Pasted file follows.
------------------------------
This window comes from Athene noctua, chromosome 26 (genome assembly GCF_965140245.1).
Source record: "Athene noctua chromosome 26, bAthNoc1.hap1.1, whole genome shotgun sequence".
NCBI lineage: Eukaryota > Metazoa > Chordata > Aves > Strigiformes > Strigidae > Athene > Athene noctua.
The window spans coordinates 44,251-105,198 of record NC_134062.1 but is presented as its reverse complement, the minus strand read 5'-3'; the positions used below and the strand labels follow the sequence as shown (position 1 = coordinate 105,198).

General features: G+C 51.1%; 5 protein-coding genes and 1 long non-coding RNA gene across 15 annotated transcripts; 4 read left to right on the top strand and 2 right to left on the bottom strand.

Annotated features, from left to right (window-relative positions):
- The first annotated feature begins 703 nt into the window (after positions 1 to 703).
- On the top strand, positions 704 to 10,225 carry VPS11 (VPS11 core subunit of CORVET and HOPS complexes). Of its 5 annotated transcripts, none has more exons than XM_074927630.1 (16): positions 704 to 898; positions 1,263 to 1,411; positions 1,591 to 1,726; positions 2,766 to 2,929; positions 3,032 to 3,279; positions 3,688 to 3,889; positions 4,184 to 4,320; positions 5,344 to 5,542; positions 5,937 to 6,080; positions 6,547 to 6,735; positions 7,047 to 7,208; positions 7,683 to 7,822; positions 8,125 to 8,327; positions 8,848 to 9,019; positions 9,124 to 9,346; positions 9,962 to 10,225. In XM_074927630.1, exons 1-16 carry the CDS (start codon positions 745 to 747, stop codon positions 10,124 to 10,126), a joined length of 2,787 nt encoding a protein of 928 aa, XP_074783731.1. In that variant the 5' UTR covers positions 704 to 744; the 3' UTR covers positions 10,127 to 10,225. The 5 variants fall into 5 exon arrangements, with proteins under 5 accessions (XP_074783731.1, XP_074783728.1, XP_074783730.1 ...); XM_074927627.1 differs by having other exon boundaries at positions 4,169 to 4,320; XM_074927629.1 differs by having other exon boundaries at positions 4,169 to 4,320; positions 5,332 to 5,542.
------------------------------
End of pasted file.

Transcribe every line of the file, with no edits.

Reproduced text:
This window comes from Athene noctua, chromosome 26 (genome assembly GCF_965140245.1).
Source record: "Athene noctua chromosome 26, bAthNoc1.hap1.1, whole genome shotgun sequence".
NCBI lineage: Eukaryota > Metazoa > Chordata > Aves > Strigiformes > Strigidae > Athene > Athene noctua.
The window spans coordinates 44,251-105,198 of record NC_134062.1 but is presented as its reverse complement, the minus strand read 5'-3'; the positions used below and the strand labels follow the sequence as shown (position 1 = coordinate 105,198).

General features: G+C 51.1%; 5 protein-coding genes and 1 long non-coding RNA gene across 15 annotated transcripts; 4 read left to right on the top strand and 2 right to left on the bottom strand.

Annotated features, from left to right (window-relative positions):
- The first annotated feature begins 703 nt into the window (after positions 1 to 703).
- On the top strand, positions 704 to 10,225 carry VPS11 (VPS11 core subunit of CORVET and HOPS complexes). Of its 5 annotated transcripts, none has more exons than XM_074927630.1 (16): positions 704 to 898; positions 1,263 to 1,411; positions 1,591 to 1,726; positions 2,766 to 2,929; positions 3,032 to 3,279; positions 3,688 to 3,889; positions 4,184 to 4,320; positions 5,344 to 5,542; positions 5,937 to 6,080; positions 6,547 to 6,735; positions 7,047 to 7,208; positions 7,683 to 7,822; positions 8,125 to 8,327; positions 8,848 to 9,019; positions 9,124 to 9,346; positions 9,962 to 10,225. In XM_074927630.1, exons 1-16 carry the CDS (start codon positions 745 to 747, stop codon positions 10,124 to 10,126), a joined length of 2,787 nt encoding a protein of 928 aa, XP_074783731.1. In that variant the 5' UTR covers positions 704 to 744; the 3' UTR covers positions 10,127 to 10,225. The 5 variants fall into 5 exon arrangements, with proteins under 5 accessions (XP_074783731.1, XP_074783728.1, XP_074783730.1 ...); XM_074927627.1 differs by having other exon boundaries at positions 4,169 to 4,320; XM_074927629.1 differs by having other exon boundaries at positions 4,169 to 4,320; positions 5,332 to 5,542.